This next room is where you create your timelines. This is for larger projects and is down to your own personal project management settings. I normally have different timelines for days but each project is different. For our guide we will just create one. As you can see above - create new timeline. I would then rename to something suitable - Red Workflow Test. Adding Clips to Your Timeline
Click on the Media Pool tab to the right of Timeline (in the top left screen). Your clips will appear underneath. Select and add (by right clicking) and they will now appear in your timeline. For our example this is all you have to do on this screen. COLOR
In a grading session this is where you would make all your tweaks. We won't do much here. But there is a very useful Raw setting where you can change colorspace. This is very handy for other workflows, or whether you go back to your Raw footage later. Using Raw settings here is very useful as they do not take up any processor time, unlike color wheel etc tweaking. This is all we will do here. And onto the transcoding part. DELIVERY
This final room is where the costly mistakes are made. In order to be able to relink our transcodes to original files later we need to tick an important box here. TICK 'INDIVIDUAL SOURCE CLIPS'. If you don't, rather than exporting the four clips individually, they will be one big clip. Useful for some purposes but not for this workflow. This is where you also select your codec for your transcodes. There are many, many different ones with many different purposes. For our Avid workflow we will select MXF and DNxHD 1080p 36 8-Bit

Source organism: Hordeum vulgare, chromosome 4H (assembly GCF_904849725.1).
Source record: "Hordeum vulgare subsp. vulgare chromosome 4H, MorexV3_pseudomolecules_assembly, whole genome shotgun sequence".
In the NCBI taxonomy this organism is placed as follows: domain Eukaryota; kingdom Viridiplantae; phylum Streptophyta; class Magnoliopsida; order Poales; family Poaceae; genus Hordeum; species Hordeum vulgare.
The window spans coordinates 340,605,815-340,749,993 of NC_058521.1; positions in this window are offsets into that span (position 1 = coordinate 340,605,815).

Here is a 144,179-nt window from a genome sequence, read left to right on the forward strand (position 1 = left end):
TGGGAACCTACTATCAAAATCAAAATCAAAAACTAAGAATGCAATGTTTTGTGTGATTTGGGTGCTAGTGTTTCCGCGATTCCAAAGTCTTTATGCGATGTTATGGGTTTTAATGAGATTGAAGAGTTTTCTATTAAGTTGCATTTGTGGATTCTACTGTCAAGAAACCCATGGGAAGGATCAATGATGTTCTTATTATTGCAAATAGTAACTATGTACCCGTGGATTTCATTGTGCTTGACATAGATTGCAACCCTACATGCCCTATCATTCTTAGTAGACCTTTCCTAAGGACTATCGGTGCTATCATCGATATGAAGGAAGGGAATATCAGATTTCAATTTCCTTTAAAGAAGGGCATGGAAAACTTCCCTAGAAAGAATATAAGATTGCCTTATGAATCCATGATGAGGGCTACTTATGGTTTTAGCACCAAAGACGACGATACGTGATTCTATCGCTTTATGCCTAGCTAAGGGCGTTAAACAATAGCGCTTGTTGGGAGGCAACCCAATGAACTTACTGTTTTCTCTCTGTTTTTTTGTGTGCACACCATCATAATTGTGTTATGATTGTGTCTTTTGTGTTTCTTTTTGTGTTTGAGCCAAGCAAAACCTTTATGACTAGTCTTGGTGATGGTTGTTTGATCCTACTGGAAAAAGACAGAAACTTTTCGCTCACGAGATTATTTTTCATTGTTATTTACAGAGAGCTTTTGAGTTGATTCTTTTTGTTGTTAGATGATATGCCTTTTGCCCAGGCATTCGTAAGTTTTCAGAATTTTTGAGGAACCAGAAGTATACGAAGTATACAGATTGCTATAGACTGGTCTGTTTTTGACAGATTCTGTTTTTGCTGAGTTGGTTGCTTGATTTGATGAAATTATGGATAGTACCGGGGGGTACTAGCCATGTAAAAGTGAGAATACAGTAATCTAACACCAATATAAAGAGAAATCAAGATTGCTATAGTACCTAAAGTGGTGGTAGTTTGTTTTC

We also need to tick 'USE SOURCE FILENAME'. Otherwise the clip names will be different from our originals and very difficult to relink later. And lastly we need to tell Resolve where to output the transcoded clips. We want to put them in the Shuttle Drive AvidMedia Files folder (see Step 1). We're nearly there! SELECTING WHICH CLIPS TO TRANSCODE
You can either highlight individual clips, right click an in or out point or 'right click' on the orange bar above V1 video track. This will give you an option for 'Select All' which does not seem to appear otherwise. Final Resolve Steps
Now we know the codec, where the clips are being transcoded to and which clips we wish to transcode. All that is left to do is click 'Add job To Render Queue on mid left. And 'Start Render' on Mid right. Your 5K Red Footage is now being transcoded to editable Avid files, and in the correct folder! The 2012 Macbook Pro takes around 30 minutes to render 15 minutes of footage. Pretty fast. Newer desktops with more GPUs will render much faster. All we need to do now is to bring the clips into Avid. And luckily this can be VERY fast. These are Avid Files on your Drive, the ones you just transcoded!
Open an Avid Project with matching resolution and frame rate (1080p 25FPS), Create a bin and in FINDER navigate to your AvidMedia Files folder (the one above).
To Get Your Avid Files into Avid, Drag the .mdb file into an empty bin.
In an instant flash your Red footage is ready to be edited.
There are many ways to deal with Red Footage but hopefully this simple way will be useful for smaller projects.